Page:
There were three parties that stirred public opinion: that of the so-called “Bielasci” – the whites – who hoped for union with Yugoslavia but with a very large autonomy, bordering on independence; that of the Yugoslavophiles, followers of King Peter, who were headed by General P. Jurišić and wanted either a pure and simple return to the former conditions or a union of Montenegro with ancient Serbia in order to create a smaller unitary state of Yugoslavia, but composed only of Orthodox Slavs; and finally, that of the so-called “zelenasci” – the greens – who represented the ancient tradition of King Nicholas’ little Montenegro and repudiated any union with Yugoslavia and would have desired either a personal union with the Kingdom of Italy, or the election of a king own, but designated by
Actions of particular cruelty and brutality against isolated Italian garrisons determined the reaction of the Italian troops and a chain of violence was established on both sides, which became increasingly difficult to break. New Italian divisions – made up of about 40,000 men – flocked and the indigenous “Chetniks” were recruited, fighting each other for personal ambitions. In July, the gen. D. Mihajlović who, in struggle with the communist partisans, first supported the Montenegrin “Chetniks”, but then, having joined the panserbian plan of Montenegro Nedić and created a command for “Montenegro, Sangiaccato and the Mouths”, gave not a little to be done to the Italian troops, while the population, in general, was kindly disposed to them. In the end, Faced with the reaction of the so-called “fifth offensive by Tito”, Mihajlović left Montenegro. But, to increase the confusion, the Anglophile Chetniks arose against the occupiers and the Albanians who aspired to annex the former Lim territory against the Montenegrins.
Failed, in December 1941, the attempt of the partisans to attack Plevlje with 5000 men, garrisoned by an Italian division, the revolt was contained. But the civil government of the regent Mazzolini, unable to sustain itself, was replaced by the military governorship of gen. Alessandro Pirzio Biroli, who was then succeeded, in the command of the troops, by gen. L. Mentasti and, in the office of governor, gen. F. Barbasetti of Prun. After 8 September 1943 the Italian units broke up and the troops partly passed to the partisans and partly were deported by the Germans. These took over from them to garrison the country and having no special interests or grudges, they showed themselves tolerant.
According to countryaah, Podgorica is the capital and one of the major cities within the country of Montenegro.
- Also see abbreviationfinder.org for how the acronym MW stands for the country of Montenegro and other meanings of this two-letter abbreviation.
In the 1990s, there was a major problem with cigarette smuggling in Montenegro. Smuggling is still a problem today, and not just with cigarettes. Guns, stolen vehicles, drugs, and even people are also sold illegally. These businesses are carried out by the mafia.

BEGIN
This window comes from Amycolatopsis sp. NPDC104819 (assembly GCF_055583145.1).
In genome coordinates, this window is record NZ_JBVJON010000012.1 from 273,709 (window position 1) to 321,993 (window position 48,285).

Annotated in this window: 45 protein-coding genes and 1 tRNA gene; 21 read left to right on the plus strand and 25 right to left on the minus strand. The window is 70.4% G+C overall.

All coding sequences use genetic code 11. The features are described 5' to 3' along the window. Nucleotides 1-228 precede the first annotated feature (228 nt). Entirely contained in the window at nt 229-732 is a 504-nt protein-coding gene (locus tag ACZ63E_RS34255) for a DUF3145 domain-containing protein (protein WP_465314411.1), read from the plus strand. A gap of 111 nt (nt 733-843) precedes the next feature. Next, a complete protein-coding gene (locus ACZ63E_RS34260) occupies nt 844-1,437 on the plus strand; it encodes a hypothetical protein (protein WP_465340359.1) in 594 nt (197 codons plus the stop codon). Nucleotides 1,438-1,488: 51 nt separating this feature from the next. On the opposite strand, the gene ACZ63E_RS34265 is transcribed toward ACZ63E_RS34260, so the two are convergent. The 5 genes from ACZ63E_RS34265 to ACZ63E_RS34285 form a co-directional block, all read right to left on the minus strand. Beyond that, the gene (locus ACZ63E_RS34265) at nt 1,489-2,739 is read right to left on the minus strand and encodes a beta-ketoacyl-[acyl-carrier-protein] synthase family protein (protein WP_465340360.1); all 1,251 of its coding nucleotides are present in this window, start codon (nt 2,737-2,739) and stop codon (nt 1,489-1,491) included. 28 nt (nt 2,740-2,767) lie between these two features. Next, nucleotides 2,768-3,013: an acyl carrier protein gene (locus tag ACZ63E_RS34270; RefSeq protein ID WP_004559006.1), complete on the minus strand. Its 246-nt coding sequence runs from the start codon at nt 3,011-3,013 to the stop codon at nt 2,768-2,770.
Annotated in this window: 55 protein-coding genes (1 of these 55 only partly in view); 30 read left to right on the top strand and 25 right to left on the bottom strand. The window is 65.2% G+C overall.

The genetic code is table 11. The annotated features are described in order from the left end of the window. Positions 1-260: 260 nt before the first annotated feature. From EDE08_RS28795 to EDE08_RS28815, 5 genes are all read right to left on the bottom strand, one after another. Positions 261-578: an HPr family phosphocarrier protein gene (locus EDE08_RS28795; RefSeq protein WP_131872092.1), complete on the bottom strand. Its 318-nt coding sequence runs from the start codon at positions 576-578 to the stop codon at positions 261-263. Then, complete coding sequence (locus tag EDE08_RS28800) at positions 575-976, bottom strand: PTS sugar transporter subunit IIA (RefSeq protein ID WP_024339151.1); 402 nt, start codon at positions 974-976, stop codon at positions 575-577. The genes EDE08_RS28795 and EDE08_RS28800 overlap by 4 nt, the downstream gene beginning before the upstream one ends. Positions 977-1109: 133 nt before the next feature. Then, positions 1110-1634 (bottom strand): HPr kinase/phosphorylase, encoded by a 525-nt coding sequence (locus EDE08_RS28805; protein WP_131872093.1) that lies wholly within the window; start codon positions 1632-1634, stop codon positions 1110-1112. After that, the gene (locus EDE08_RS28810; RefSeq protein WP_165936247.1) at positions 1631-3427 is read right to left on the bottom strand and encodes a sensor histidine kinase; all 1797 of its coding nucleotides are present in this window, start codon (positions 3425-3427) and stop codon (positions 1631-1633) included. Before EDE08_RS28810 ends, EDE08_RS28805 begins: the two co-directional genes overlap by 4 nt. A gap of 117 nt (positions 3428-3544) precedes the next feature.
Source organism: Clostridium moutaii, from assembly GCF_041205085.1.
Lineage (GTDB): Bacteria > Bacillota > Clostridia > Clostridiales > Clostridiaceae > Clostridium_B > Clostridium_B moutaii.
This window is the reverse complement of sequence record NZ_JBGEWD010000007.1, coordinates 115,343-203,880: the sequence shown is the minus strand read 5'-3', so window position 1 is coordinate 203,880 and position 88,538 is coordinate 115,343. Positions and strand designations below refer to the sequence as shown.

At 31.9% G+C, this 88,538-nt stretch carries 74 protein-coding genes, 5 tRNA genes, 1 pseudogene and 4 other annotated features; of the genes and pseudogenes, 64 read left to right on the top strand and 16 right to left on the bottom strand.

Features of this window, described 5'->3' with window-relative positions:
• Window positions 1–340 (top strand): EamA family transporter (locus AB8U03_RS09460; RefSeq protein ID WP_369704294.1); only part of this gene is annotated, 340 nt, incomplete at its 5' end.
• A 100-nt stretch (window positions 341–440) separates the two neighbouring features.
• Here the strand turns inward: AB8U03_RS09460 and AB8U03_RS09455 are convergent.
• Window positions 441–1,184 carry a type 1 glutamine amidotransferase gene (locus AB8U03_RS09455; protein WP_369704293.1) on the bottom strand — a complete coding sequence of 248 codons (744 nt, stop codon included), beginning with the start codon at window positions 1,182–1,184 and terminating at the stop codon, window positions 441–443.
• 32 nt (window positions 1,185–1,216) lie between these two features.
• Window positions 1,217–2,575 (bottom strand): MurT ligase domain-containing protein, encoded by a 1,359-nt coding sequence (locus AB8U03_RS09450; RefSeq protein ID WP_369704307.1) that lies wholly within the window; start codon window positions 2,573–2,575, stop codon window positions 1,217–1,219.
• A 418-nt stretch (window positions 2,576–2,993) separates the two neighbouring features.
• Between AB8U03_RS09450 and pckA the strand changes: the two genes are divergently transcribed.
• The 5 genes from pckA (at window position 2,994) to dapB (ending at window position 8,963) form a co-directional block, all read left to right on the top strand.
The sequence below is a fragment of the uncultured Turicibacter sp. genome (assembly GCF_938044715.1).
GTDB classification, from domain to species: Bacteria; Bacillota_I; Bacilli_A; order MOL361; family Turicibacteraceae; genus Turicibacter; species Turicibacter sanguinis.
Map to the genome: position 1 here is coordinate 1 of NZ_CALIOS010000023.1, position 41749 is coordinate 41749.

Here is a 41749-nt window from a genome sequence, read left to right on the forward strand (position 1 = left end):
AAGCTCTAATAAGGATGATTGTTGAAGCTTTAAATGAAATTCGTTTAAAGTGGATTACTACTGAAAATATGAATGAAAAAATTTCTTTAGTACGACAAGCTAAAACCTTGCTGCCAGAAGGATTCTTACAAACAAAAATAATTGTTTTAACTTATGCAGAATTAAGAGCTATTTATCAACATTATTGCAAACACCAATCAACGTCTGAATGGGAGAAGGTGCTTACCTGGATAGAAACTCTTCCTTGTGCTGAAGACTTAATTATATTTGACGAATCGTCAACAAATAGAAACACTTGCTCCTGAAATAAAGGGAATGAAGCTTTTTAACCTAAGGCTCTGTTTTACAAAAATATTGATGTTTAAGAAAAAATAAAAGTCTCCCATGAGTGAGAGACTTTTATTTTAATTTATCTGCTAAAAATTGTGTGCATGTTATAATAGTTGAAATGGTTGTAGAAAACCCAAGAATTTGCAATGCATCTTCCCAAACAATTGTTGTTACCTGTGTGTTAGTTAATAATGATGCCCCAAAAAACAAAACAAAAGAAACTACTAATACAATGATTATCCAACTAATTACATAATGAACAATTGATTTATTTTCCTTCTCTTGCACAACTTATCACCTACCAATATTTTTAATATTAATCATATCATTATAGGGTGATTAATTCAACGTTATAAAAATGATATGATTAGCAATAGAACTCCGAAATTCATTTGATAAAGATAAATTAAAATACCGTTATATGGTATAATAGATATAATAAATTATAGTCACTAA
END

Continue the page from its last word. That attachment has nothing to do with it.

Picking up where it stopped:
There are different clans within the Montenegrin Mafia, who repeatedly get in each other’s way in their business. That can lead to getting drugs. Such clashes are still carried out on the streets and there are isolated cases of murder. In politics, too, the mafia has great influence and, in some cases, control over the police.
Problems with human rights
Montenegro is an official EU candidate for accession. However, the country is only allowed to enter when the human rights situation in the country has improved, as this is currently not optimal. For example, the Roma ethnic minority is socially excluded and discriminated against.
Montenegro is a member of the football associations FIFA and UEFA. But not only Montenegrin professional footballers play the game, children also like to play football together on the street. As in many countries, football is a popular game here because all you need is a teammate and a ball.
The coast of Montenegro offers optimal conditions for water sports such as diving or sailing. These sports are particularly popular with tourists. Hikers and cyclists in particular find pleasure in the beautiful nature of Montenegro.
Life in the mountains
Hardly any people live in the highlands of Montenegro, because everyday life up there is pretty tough. However, some small mountain villages are still located in the high mountains and the people there are used to the difficult life. Often the mountain dwellers feed primarily on cheese and meat, i.e. what their goat and sheep herds give. Because it doesn’t grow too much at an altitude of over 2000 meters.
Sometimes the mountain people therefore fetch supplies from the valleys that they have to drag up the whole mountain. However, this is only possible in the warm seasons, because in winter the high mountain villages are cut off from the outside world. Snow and ice block the way into the valley. Then the residents are left to their own devices and live from what they have previously stored in the way of supplies.